Dynamics of SIV-specific CXCR5+ CD8 T cells during chronic SIV infection

Contributed by Rafi Ahmed, December 29, 2016 (sent for review December 18, 2016; reviewed by Barbara K. Felber and Savita Pahwa)
February 3, 2017
114 (8) 1976-1981

Significance

Simian immunodeficiency virus (SIV)-specific follicular CD8 T cells represent a unique subset of antiviral CD8 T cells that rapidly expand during pathogenic SIV infection, localize within B-cell follicles, and contribute to control of chronic SIV replication. The potential for these cells to infiltrate sites of ongoing viral replication and viral persistence and the ability to induce these cells by vaccination provide a tremendous opportunity to develop and optimize therapeutic strategies to target and reduce the HIV reservoirs in lymphoid tissues.

Abstract

A significant challenge to HIV eradication is the elimination of viral reservoirs in germinal center (GC) T follicular helper (Tfh) cells. However, GCs are considered to be immune privileged for antiviral CD8 T cells. Here, we show a population of simian immunodeficiency virus (SIV)-specific CD8 T cells express CXCR5 (C-X-C chemokine receptor type 5, a chemokine receptor required for homing to GCs) and expand in lymph nodes (LNs) following pathogenic SIV infection in a cohort of vaccinated macaques. This expansion was greater in animals that exhibited superior control of SIV. The CXCR5+ SIV-specific CD8 T cells demonstrated enhanced polyfunctionality, restricted expansion of antigen-pulsed Tfh cells in vitro, and possessed a unique gene expression pattern related to Tfh and Th2 cells. The increase in CXCR5+ CD8 T cells was associated with the presence of higher frequencies of SIV-specific CD8 T cells in the GC. Following TCR-driven stimulation in vitro, CXCR5+ but not CXCR5– CD8 T cells generated both CXCR5+ as well as CXCR5– cells. However, the addition of TGF-β to CXCR5– CD8 T cells induced a population of CXCR5+ CD8 T cells, suggesting that this cytokine may be important in modulating these CXCR5+ CD8 T cells in vivo. Thus, CXCR5+ CD8 T cells represent a unique subset of antiviral CD8 T cells that expand in LNs during chronic SIV infection and may play a significant role in the control of pathogenic SIV infection.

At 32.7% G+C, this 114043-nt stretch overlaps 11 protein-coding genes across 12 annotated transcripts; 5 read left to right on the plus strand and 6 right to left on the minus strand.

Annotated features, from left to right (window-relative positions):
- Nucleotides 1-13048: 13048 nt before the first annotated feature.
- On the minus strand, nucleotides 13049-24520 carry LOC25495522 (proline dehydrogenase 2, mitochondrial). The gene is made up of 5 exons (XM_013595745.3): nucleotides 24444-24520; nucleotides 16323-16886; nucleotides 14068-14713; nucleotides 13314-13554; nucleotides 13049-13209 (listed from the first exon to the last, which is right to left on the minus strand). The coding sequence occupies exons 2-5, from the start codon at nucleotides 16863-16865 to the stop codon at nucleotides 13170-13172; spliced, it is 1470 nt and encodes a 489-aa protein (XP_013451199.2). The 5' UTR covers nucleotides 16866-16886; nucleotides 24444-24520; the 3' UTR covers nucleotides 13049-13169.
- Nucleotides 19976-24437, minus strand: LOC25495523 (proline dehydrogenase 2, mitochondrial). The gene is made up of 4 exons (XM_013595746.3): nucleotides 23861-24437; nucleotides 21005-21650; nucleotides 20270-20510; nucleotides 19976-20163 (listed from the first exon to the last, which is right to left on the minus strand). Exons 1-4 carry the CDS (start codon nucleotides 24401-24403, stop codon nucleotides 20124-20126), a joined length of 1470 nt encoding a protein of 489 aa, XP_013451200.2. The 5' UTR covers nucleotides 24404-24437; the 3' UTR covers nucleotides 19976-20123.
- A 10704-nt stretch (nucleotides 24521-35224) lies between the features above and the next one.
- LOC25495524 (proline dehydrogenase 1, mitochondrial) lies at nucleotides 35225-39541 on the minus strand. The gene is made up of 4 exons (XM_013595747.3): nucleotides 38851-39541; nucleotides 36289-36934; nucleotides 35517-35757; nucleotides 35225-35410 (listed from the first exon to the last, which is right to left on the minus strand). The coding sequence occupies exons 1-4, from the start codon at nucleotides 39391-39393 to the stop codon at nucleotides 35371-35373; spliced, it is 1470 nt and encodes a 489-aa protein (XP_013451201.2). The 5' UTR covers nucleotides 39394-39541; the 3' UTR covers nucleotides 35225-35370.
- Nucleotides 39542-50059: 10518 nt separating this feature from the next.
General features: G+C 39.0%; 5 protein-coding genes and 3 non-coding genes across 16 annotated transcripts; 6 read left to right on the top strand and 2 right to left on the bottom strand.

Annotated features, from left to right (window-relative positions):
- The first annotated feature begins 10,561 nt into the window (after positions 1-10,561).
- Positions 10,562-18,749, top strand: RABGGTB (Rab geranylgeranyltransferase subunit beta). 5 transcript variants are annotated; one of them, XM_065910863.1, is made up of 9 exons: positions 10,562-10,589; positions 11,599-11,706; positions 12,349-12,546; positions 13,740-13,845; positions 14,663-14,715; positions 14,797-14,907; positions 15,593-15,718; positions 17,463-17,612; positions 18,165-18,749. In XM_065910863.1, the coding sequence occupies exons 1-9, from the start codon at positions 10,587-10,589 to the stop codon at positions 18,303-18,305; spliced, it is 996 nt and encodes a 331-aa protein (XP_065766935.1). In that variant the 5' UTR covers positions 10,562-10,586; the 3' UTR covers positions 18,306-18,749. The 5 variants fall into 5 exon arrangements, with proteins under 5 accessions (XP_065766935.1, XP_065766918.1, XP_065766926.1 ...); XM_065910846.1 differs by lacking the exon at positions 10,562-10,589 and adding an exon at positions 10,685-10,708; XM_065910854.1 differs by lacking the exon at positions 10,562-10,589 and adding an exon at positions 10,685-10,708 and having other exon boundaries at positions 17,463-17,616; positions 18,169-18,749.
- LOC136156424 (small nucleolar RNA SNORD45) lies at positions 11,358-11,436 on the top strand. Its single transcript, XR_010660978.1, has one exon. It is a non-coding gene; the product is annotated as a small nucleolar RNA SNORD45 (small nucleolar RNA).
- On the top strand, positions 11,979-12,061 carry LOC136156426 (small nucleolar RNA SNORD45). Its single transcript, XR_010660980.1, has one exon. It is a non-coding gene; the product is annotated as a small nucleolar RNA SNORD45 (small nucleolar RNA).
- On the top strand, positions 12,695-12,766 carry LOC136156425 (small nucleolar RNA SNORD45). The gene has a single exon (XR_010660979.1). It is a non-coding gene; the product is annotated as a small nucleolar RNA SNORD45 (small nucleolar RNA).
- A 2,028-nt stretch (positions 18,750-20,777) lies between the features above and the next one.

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Data Availability

Data deposition: Microarray results have been deposited in the Gene Expression Omnibus database, www.ncbi.nlm.nih.gov/geo/query/acc.cgi?token=epmdikuulfmbhmj&acc=GSE74751 (accession no. GSE74751).

Acknowledgments

We thank the Yerkes Division of Research Resources and veterinary staff for animal care and procedures, the Emory Flow Cytometry core for cell sorting, Emory Center For Aids Research Virology Core for VL assays, and the NIH AIDS Research and Reference Reagent Program for the provision of peptides. This work was supported by National Institutes of Health Grants R36 AI112787, P01 AI88575, and U19 AI109633 (to R.R.A.) and AI096966 (to P.J.S.); Yerkes National Primate Research Center Base Grant P51 RR00165; and Emory Center for AIDS Research Grant P30 AI050409.

Supporting Information

Supporting Information (PDF)

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Information & Authors

Information

Published in

Go to Proceedings of the National Academy of Sciences
Proceedings of the National Academy of Sciences
Vol. 114 | No. 8
February 21, 2017
PubMed: 28159893

Classifications

Data Availability

Data deposition: Microarray results have been deposited in the Gene Expression Omnibus database, www.ncbi.nlm.nih.gov/geo/query/acc.cgi?token=epmdikuulfmbhmj&acc=GSE74751 (accession no. GSE74751).

Submission history

Published online: February 3, 2017
Published in issue: February 21, 2017

Keywords

  1. SIV
  2. follicular CD8 T cells
  3. CXCR5+CD8+ T cells
  4. lymphoid follicles
  5. HIV